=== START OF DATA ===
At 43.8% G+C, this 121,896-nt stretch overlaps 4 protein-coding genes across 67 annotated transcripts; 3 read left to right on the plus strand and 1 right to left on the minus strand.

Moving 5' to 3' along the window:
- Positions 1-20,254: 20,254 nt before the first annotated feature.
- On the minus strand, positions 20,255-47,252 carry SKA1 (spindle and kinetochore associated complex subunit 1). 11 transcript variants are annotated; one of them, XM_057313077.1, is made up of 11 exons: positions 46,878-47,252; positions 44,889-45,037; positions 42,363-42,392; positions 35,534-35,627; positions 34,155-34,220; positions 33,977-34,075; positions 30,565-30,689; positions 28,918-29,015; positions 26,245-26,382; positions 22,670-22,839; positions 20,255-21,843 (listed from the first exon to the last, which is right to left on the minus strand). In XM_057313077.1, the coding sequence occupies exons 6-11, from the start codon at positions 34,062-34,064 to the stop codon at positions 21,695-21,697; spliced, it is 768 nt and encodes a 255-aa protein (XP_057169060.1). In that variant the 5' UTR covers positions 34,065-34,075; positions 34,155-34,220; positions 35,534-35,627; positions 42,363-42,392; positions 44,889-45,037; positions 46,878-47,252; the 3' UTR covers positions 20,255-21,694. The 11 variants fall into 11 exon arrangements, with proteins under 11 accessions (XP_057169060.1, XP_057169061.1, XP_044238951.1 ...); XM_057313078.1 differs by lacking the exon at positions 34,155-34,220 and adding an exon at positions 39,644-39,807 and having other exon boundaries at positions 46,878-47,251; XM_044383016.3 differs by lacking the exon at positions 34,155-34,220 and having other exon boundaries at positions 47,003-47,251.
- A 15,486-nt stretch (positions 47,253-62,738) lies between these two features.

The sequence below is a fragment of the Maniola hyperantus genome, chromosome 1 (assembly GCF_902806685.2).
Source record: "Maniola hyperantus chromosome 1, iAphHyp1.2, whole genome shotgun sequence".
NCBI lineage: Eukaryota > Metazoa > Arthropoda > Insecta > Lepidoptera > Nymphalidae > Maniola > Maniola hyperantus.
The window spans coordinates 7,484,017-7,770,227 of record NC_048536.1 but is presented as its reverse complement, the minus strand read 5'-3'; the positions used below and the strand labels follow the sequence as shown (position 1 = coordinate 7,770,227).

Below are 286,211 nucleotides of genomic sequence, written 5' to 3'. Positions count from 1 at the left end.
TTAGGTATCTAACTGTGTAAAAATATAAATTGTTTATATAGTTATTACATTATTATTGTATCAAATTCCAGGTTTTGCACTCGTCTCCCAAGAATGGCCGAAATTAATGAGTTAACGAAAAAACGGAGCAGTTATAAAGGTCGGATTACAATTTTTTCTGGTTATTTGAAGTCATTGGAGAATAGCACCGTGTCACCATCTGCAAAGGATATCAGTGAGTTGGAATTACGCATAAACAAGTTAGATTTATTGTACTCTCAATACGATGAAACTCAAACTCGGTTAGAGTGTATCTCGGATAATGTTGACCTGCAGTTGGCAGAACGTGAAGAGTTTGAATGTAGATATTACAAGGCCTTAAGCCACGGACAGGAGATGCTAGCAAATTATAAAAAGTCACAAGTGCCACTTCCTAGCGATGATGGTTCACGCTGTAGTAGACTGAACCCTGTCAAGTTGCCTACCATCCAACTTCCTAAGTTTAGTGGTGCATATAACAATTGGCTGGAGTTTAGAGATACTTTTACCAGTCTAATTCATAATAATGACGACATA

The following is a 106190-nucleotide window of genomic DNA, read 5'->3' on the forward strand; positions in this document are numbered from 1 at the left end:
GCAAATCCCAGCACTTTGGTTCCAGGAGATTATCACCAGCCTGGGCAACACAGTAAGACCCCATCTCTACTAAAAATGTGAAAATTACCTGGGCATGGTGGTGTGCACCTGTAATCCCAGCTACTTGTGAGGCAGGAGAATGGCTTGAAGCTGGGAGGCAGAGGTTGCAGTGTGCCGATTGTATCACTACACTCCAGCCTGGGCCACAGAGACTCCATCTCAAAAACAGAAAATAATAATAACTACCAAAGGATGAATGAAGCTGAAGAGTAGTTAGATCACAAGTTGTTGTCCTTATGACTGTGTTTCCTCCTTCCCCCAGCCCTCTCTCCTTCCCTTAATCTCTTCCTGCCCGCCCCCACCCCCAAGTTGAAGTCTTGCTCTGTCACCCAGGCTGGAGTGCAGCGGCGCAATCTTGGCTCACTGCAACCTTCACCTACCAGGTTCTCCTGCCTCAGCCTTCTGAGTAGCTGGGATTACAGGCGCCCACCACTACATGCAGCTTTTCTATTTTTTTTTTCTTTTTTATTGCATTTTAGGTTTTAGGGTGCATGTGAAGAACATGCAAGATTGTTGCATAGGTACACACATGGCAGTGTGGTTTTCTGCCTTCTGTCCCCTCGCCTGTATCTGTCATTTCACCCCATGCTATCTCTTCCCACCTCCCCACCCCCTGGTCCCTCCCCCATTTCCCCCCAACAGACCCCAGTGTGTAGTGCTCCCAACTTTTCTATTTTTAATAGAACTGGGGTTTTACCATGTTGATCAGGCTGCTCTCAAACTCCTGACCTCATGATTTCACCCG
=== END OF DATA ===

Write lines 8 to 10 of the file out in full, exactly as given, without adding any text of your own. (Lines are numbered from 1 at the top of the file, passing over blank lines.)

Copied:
NCBI lineage: Eukaryota > Metazoa > Arthropoda > Insecta > Lepidoptera > Nymphalidae > Maniola > Maniola hyperantus.
The window spans coordinates 7,484,017-7,770,227 of record NC_048536.1 but is presented as its reverse complement, the minus strand read 5'-3'; the positions used below and the strand labels follow the sequence as shown (position 1 = coordinate 7,770,227).

Below are 286,211 nucleotides of genomic sequence, written 5' to 3'. Positions count from 1 at the left end.